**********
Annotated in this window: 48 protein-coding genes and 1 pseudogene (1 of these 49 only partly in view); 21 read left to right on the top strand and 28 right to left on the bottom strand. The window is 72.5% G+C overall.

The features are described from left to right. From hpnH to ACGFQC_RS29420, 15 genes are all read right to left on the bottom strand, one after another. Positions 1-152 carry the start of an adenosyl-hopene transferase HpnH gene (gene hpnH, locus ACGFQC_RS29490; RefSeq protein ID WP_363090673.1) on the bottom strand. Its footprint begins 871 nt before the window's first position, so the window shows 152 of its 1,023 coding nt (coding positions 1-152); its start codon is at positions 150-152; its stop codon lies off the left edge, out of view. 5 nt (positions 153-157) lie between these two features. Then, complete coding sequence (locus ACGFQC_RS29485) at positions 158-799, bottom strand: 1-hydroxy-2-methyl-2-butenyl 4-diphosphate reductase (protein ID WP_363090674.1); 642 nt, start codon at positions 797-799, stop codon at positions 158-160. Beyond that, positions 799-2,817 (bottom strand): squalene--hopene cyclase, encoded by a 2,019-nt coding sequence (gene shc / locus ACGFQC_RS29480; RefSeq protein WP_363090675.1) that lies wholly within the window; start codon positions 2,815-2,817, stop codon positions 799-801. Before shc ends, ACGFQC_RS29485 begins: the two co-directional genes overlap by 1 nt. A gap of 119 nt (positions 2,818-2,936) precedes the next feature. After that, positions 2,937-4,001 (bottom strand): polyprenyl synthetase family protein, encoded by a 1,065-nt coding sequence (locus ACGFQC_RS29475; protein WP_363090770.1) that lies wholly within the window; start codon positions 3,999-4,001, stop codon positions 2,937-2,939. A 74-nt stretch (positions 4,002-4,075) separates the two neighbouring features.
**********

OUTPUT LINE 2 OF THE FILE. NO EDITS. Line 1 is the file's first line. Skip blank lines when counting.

The features are described from left to right. From hpnH to ACGFQC_RS29420, 15 genes are all read right to left on the bottom strand, one after another. Positions 1-152 carry the start of an adenosyl-hopene transferase HpnH gene (gene hpnH, locus ACGFQC_RS29490; RefSeq protein ID WP_363090673.1) on the bottom strand. Its footprint begins 871 nt before the window's first position, so the window shows 152 of its 1,023 coding nt (coding positions 1-152); its start codon is at positions 150-152; its stop codon lies off the left edge, out of view. 5 nt (positions 153-157) lie between these two features. Then, complete coding sequence (locus ACGFQC_RS29485) at positions 158-799, bottom strand: 1-hydroxy-2-methyl-2-butenyl 4-diphosphate reductase (protein ID WP_363090674.1); 642 nt, start codon at positions 797-799, stop codon at positions 158-160. Beyond that, positions 799-2,817 (bottom strand): squalene--hopene cyclase, encoded by a 2,019-nt coding sequence (gene shc / locus ACGFQC_RS29480; RefSeq protein WP_363090675.1) that lies wholly within the window; start codon positions 2,815-2,817, stop codon positions 799-801. Before shc ends, ACGFQC_RS29485 begins: the two co-directional genes overlap by 1 nt. A gap of 119 nt (positions 2,818-2,936) precedes the next feature. After that, positions 2,937-4,001 (bottom strand): polyprenyl synthetase family protein, encoded by a 1,065-nt coding sequence (locus ACGFQC_RS29475; protein WP_363090770.1) that lies wholly within the window; start codon positions 3,999-4,001, stop codon positions 2,937-2,939. A 74-nt stretch (positions 4,002-4,075) separates the two neighbouring features.